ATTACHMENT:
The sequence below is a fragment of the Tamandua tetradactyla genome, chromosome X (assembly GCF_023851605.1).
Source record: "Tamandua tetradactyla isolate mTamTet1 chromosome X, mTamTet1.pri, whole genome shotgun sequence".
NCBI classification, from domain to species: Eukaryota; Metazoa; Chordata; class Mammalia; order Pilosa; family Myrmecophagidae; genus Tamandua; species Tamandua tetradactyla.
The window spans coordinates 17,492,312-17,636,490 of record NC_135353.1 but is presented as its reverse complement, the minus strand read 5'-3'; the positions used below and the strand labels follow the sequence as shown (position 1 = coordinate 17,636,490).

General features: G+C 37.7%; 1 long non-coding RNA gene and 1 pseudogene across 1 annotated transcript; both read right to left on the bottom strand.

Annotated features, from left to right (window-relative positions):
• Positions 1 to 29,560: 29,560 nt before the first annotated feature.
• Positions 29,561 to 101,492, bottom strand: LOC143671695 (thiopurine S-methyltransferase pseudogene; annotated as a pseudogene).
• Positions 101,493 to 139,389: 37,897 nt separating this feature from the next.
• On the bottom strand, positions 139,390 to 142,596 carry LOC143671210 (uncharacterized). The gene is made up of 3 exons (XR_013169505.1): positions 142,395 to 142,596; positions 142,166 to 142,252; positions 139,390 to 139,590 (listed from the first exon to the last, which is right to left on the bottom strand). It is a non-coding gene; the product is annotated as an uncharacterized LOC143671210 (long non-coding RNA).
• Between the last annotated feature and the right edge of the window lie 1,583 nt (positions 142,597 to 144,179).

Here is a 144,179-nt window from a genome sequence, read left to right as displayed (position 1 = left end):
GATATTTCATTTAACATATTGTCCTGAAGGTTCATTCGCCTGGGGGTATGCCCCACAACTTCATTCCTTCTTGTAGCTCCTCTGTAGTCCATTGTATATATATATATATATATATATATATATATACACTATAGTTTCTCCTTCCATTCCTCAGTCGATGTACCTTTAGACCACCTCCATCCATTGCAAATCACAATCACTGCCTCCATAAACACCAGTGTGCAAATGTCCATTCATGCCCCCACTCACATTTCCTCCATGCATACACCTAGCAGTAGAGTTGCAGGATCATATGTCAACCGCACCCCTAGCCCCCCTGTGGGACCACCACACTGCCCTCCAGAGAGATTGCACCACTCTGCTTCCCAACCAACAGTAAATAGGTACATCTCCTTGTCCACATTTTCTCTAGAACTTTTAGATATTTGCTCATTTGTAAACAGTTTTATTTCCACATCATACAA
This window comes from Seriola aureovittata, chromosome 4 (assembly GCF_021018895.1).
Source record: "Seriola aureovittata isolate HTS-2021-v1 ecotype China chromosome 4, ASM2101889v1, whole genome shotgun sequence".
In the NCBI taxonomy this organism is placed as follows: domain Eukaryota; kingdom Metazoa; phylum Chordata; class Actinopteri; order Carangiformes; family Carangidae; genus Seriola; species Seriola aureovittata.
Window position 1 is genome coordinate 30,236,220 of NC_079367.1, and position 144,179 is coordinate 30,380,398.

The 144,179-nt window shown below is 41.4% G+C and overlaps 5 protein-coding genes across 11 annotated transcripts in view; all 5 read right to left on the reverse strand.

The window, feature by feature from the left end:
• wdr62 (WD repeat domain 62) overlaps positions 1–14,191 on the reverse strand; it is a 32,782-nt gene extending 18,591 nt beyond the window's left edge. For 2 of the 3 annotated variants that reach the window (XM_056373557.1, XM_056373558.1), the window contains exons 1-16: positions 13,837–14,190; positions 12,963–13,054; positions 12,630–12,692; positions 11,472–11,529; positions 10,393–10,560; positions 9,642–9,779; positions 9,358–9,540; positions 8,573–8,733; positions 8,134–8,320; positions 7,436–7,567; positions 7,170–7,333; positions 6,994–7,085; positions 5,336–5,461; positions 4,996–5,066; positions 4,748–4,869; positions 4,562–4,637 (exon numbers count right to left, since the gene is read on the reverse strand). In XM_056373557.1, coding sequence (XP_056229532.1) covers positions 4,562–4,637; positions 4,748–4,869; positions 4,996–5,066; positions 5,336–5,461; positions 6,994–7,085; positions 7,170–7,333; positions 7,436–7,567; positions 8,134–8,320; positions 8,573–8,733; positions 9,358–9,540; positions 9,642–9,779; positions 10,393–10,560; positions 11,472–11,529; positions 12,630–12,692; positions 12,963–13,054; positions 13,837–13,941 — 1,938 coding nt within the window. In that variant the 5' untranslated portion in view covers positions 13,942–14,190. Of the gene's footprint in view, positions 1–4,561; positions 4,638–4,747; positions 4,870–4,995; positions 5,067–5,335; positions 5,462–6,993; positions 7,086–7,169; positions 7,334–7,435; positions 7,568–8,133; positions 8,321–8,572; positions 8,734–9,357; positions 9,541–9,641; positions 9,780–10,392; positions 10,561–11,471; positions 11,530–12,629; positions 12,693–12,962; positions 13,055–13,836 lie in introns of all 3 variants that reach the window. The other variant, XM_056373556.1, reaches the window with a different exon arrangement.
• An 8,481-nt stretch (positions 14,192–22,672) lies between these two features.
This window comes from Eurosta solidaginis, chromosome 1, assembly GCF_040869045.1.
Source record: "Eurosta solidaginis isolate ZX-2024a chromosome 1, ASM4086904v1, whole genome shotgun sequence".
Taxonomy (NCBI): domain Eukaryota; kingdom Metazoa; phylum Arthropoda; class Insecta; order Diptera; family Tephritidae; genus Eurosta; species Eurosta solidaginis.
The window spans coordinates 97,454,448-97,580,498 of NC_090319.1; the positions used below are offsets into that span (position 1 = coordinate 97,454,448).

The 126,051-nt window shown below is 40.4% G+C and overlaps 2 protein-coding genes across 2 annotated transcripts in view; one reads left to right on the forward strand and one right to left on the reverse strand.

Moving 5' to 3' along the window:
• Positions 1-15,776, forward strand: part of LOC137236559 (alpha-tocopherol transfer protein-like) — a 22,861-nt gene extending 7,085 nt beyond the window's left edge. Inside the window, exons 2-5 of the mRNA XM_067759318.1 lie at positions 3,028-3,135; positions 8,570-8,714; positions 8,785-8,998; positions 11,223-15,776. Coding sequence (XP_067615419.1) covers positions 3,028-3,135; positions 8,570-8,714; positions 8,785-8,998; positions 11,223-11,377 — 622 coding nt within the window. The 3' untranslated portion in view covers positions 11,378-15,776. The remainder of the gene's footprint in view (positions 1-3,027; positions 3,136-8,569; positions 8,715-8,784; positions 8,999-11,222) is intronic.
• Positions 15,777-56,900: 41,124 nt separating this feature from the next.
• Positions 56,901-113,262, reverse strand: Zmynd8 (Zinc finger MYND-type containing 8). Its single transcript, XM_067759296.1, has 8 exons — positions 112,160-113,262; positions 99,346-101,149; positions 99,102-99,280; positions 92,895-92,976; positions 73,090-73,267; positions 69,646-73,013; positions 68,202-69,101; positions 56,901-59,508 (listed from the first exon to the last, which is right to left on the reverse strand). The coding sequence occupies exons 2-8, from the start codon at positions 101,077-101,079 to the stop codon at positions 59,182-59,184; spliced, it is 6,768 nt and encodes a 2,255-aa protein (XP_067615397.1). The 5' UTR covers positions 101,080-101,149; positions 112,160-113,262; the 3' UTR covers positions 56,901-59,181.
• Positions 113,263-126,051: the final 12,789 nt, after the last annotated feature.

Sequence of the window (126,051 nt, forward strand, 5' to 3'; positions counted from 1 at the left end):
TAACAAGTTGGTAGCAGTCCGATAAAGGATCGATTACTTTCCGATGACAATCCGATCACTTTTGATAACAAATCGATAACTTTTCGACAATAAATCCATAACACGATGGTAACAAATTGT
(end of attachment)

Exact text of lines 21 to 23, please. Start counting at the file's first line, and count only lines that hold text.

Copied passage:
• An 8,481-nt stretch (positions 14,192–22,672) lies between these two features.
This window comes from Eurosta solidaginis, chromosome 1, assembly GCF_040869045.1.
Source record: "Eurosta solidaginis isolate ZX-2024a chromosome 1, ASM4086904v1, whole genome shotgun sequence".